The techniques of time and motion, work study and method study.

Method study.
Method study is the systematic recording and critical examination of ways of work, in order to make improvements. Generally, method study follows the 'SREDIM' procedure - Select the work to analyse, Record in detail what happens, Examine critically the work, Develop the way things are done, Implement the developments and Maintain the new methods.
Time study.
Time study is a work measurement technique where times for operations are recorded using a stopwatch, with an assessment of effort that the worker employs, to normallise the time to what is reasonable from both management and operator point of view.
Predetermined Motion Time Systems 'PMTS'
PMTS. Systems are work measurement techniques that evaluate the distances and types of moves employed in work situations. They give a predetermened time for certain distances and types of movement and therefore eliminate the need to effort rate the operators. The beauty of this type of system is that they are 'method sensitive', and will highlight where improvements can be made to the processes. These surprisingly simple systems are the most widely used of the work measurement techniques employed today.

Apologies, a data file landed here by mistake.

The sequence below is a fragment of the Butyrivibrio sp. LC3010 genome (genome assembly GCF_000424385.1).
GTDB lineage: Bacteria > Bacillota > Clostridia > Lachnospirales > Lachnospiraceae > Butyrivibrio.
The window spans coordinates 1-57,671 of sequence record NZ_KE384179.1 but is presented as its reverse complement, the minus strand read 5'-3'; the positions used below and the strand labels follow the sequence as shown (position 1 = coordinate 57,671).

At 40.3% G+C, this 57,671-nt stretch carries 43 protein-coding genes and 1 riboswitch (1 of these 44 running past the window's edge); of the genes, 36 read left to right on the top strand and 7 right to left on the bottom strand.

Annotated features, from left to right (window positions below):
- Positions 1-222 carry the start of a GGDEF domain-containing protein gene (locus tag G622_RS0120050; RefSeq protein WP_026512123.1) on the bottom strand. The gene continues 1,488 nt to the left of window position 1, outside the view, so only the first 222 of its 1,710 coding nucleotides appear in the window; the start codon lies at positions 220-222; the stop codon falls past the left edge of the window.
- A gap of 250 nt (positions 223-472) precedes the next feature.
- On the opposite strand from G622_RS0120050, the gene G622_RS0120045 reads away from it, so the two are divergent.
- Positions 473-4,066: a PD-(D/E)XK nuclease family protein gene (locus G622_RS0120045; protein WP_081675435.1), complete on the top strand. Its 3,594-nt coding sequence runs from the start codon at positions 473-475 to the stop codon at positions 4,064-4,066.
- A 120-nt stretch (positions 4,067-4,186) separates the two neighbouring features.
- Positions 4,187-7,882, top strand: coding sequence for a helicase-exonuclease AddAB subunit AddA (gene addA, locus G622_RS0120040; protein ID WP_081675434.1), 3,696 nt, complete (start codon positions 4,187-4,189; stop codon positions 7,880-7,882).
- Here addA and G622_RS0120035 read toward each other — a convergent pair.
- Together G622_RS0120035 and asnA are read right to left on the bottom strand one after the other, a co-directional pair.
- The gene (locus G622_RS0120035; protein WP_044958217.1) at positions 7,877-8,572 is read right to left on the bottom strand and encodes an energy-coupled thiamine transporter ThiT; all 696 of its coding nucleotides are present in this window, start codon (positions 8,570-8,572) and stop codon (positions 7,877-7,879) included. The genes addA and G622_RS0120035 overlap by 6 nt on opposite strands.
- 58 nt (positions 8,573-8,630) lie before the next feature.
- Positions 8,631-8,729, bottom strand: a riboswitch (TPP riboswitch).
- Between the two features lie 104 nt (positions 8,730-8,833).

Time and motion

Activity sampling.
An activity sample, which can also be effort rated like a time study, is a technique which follows statistical sampling guidelines, to observe a combination of workers and or machines at the same time. The sample should be taken over a representative time period and the correct amount of observations taken to be accurate enough. The sample will give a percentage time spent on the activities observed in the area and show where improvements are best made. An activity sample can also be used to generate a time standard if an output is recorded during the study period.
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